Hurricane season is in full swing with three named storms in the Atlantic. Hurricane Florence is currently churning toward the East Coast as a Category 4 storm.
Forecasters say weather effects could begin as soon as Thursday.
While landfall is likely along the Carolina’s coasts, Georgia officials are preparing.
Chatham Emergency Management Agency Director Dennis Jones said the coast could see strong effects.
"We could possibly get some rainfall from it possibly some winds that are equivalent to a tropical storm," Jones said.
Marshall Shepherd, the director of the atmospheric science program at the University of Georgia, said Florence could dump as much as 2 feet of rain on parts of North Carolina and West Virginia by the weekend.
The storm should be taken seriously because it's expected to hit as a Category 4 or higher, he said.
NEW: Florence is now a category 4 hurricane. Data from a NOAA Hurricane Hunter indicate that Florence has continued to rapidly strengthen and has maximum sustained winds near 130 mph (195 km/h) and a minimum central pressure of 946 mb (27.93 inches) https://t.co/tW4KeGdBFb pic.twitter.com/wfLt6fJPl2
— National Hurricane Center (@NHC_Atlantic) September 10, 2018
"What worries many of us now is that some of the models have it basically stalling in the same way that Harvey did around Texas," Shepherd said.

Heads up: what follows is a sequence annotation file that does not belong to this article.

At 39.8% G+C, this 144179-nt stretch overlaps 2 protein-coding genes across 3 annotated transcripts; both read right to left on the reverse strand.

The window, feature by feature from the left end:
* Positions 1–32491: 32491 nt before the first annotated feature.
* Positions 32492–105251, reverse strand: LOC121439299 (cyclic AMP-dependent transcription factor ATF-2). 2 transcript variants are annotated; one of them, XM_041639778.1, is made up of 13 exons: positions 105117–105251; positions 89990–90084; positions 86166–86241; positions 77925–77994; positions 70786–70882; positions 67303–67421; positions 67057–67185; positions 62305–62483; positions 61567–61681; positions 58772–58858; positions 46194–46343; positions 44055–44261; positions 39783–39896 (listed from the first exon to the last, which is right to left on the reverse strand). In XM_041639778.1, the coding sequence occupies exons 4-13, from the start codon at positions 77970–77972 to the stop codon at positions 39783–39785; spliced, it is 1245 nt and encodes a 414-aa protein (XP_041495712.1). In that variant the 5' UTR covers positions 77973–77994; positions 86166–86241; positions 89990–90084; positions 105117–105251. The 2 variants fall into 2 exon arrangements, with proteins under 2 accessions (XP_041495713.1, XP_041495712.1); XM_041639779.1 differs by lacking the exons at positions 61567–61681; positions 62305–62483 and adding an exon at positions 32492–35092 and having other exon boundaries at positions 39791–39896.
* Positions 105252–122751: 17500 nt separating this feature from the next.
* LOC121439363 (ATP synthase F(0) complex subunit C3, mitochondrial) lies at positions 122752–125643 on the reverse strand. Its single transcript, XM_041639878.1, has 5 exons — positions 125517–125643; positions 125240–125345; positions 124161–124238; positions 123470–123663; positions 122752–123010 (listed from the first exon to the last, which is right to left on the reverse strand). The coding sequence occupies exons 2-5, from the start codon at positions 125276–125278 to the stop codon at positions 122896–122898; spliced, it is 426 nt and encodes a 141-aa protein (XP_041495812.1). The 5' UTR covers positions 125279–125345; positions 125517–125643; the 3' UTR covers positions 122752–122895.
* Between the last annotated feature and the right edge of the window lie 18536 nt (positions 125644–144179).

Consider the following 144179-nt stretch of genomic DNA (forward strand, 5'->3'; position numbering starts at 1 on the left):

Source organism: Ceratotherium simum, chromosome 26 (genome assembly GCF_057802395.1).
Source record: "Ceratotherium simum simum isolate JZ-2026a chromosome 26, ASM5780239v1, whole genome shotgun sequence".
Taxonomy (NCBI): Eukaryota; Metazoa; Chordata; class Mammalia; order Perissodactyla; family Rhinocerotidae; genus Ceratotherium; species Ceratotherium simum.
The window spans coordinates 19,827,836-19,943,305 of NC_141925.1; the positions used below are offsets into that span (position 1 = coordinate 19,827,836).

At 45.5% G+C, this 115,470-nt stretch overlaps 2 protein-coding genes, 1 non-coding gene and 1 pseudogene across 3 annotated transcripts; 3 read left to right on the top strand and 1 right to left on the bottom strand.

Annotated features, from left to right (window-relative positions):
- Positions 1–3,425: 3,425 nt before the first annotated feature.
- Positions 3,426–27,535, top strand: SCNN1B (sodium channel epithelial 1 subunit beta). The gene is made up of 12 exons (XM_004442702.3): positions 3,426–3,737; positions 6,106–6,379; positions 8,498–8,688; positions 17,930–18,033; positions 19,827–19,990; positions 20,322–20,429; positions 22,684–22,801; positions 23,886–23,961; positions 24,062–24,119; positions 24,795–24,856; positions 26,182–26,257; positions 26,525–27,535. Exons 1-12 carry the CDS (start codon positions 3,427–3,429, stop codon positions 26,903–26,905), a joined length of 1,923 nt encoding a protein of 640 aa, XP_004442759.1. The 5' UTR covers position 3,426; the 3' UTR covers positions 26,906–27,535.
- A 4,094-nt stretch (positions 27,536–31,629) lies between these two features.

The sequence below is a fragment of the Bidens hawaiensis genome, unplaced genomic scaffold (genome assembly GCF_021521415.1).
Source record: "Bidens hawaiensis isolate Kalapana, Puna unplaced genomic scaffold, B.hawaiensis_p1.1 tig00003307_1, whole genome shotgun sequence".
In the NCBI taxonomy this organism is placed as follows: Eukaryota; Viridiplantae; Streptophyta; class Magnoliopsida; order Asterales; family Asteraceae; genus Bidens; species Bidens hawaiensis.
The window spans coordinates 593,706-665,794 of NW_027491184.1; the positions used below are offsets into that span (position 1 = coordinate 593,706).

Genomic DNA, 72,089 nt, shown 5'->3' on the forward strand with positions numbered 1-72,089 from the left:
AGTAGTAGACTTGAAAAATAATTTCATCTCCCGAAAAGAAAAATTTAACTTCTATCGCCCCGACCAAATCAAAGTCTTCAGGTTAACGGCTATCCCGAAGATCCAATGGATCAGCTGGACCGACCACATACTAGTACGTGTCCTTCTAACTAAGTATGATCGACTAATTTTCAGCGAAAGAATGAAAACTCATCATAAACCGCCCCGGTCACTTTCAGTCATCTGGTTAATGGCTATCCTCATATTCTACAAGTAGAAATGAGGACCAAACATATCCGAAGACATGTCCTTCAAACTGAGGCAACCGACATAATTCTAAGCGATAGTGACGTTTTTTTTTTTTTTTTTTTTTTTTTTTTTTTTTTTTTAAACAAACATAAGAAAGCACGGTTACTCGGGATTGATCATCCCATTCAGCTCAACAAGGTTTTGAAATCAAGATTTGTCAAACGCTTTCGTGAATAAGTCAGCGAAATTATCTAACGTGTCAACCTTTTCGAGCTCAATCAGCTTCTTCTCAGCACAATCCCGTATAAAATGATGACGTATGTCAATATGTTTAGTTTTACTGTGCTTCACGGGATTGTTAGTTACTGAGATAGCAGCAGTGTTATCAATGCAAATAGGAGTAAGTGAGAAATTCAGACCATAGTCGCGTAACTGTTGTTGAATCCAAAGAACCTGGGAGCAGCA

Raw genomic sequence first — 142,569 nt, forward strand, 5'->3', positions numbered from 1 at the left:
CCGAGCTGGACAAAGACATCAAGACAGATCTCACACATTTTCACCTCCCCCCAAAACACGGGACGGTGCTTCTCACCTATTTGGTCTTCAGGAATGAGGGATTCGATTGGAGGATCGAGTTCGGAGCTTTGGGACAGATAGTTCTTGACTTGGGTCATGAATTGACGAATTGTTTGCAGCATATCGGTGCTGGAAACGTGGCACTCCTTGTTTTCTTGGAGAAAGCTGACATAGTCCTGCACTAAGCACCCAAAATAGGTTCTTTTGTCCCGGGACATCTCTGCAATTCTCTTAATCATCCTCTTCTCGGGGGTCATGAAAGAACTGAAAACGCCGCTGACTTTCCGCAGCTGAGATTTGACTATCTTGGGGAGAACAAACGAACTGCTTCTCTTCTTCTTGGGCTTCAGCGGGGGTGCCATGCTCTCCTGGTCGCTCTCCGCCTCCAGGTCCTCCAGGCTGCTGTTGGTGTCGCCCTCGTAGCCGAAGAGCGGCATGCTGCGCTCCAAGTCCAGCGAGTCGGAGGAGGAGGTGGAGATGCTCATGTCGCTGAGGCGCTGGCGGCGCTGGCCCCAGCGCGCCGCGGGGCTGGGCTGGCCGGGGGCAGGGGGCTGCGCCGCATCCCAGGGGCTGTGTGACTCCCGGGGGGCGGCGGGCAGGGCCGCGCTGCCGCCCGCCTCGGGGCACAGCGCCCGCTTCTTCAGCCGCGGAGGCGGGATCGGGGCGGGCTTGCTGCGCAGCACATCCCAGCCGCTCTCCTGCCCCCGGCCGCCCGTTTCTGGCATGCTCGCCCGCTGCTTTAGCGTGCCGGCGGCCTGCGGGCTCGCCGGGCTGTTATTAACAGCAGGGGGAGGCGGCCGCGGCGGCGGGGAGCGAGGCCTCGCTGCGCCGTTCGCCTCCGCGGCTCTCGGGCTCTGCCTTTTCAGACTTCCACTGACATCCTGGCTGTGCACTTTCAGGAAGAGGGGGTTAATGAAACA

The main concerns for Georgia are rain, wind, flooding, rip currents and marine hazards off the coast.
"The good news for Georgia in terms of storm surge is that, typically, the greatest storm surge is on the right side of the eye," Shepherd said. "So that would be from Carolina northward into Virginia."
But for those states, the heavy rainfall could dump up to 2 feet of rain on an already saturated area, Shepherd said. And states of emergency have been declared in Virginia, North Carolina and South Carolina.
"I think we're looking at a potentially massive evacuation from this particular storm," Shepherd said.
From the southeastern parts of Athens to Augusta and even Savannah, hotels will fill up quickly.
"This is going to, unfortunately, play out to be a long-term event," Shepherd said. "I fear not just when the storm makes landfall, but several days afterward."